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Keeping brain development untangled

Picture of the hippocampus, a seahorse-like shaped braain region.

The hippocampus—the brain region associated with memory—is named after its seahorse-like shape. Here, a crystal seahorse with yellow and blue oil repelling colored water symbolizes the attractive and repulsive forces between the molecules, teneurin-3 (in blue) and latrophilin-2 (in yellow), that direct neural network assembly in the mouse brain.

Daniel Pederick and Tim Witherow
Jun 17 2021

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Research, Faculty, Staff

Multitasking molecules may be the key to solving the riddle of how the brain makes trillions of specifically coded connections between the brain cells known as neurons.

In mice, two molecules that stud cell surfaces can create attractive or repulsive forces between the brain cells they’re displayed on, a new Stanford University study has found. By attracting or repelling other brain cells questing for neural connections, the magnet-like molecules called teneurin-3 and latrophilin-2 play an important role in wiring the part of the brain that helps mice navigate and process information about the objects around them.The findings help explain how multitudes of neurons can connect in an ordered way using relatively few molecular “tags,” according to a study led by Stanford biologist Liqun Luo, the Ann and Bill Swindells Professor of Biology, and Daniel Pederick, lead author and postdoctoral research fellow with Biology. The study also reveals the architecture of brain development in one segment of the hippocampus, the part of the brain that encodes, stores, and retrieves memories.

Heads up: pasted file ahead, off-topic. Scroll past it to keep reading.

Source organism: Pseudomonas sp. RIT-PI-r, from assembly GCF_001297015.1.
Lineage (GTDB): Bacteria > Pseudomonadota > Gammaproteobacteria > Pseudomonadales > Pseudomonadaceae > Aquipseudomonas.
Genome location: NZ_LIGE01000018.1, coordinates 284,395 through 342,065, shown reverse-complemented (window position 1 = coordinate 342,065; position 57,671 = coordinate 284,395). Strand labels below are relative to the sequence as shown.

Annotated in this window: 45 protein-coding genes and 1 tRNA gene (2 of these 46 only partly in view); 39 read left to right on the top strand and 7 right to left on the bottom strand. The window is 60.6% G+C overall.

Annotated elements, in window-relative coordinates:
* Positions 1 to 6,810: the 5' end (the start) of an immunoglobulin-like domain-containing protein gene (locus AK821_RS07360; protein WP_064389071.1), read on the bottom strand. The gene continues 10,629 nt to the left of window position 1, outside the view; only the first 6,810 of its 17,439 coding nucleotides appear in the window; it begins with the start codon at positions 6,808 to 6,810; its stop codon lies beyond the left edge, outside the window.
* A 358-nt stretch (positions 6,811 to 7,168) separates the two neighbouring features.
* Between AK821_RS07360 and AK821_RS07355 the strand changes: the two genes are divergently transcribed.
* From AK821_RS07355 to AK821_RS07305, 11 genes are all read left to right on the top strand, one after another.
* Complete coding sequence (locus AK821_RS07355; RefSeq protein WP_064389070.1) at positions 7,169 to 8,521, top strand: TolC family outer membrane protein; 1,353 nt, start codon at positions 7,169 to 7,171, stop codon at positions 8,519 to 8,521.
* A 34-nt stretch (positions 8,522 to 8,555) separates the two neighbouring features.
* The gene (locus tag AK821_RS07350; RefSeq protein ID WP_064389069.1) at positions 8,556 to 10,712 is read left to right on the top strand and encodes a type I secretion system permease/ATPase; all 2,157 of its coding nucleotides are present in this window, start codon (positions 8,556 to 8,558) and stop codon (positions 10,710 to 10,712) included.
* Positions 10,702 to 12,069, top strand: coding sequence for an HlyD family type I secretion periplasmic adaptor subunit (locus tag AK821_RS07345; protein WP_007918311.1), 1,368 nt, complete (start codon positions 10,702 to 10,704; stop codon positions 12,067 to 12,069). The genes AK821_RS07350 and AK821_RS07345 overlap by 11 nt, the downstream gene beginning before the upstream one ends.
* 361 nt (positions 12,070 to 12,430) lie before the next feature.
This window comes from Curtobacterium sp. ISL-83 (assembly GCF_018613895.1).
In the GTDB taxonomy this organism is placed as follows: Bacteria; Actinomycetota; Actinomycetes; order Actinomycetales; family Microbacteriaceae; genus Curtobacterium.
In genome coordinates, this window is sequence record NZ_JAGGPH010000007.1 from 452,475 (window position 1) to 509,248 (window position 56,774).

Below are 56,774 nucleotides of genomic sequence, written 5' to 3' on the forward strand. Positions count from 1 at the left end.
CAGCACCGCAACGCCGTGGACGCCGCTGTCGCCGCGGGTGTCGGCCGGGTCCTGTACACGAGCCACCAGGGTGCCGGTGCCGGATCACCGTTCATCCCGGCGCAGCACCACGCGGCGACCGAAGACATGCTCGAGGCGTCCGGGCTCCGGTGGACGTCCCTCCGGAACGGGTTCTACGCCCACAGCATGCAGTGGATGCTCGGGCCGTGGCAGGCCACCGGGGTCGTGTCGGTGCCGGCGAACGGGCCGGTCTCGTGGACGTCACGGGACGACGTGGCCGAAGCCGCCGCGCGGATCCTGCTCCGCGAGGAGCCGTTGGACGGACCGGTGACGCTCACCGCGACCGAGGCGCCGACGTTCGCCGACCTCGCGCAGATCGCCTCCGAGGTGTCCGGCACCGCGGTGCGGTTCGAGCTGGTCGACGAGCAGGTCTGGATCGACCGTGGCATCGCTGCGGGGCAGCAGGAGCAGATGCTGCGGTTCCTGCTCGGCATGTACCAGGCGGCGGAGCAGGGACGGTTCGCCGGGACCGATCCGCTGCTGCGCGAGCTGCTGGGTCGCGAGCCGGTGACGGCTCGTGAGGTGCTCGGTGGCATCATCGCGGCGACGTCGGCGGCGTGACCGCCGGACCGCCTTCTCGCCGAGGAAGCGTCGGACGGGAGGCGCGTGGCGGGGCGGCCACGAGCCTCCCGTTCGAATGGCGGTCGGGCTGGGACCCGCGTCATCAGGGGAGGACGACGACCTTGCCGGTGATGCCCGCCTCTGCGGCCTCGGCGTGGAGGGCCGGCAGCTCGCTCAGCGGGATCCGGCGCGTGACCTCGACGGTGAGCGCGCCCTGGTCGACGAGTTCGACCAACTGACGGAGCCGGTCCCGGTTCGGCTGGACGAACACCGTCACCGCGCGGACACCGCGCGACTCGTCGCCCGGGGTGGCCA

The research was published June 4 in the journal Science.

Pederick worked with Luo lab research scientist Jan Lui to search for a cell surface molecule that was present in the opposite places teneurin-3 was found in the two parallel networks in the mouse hippocampus.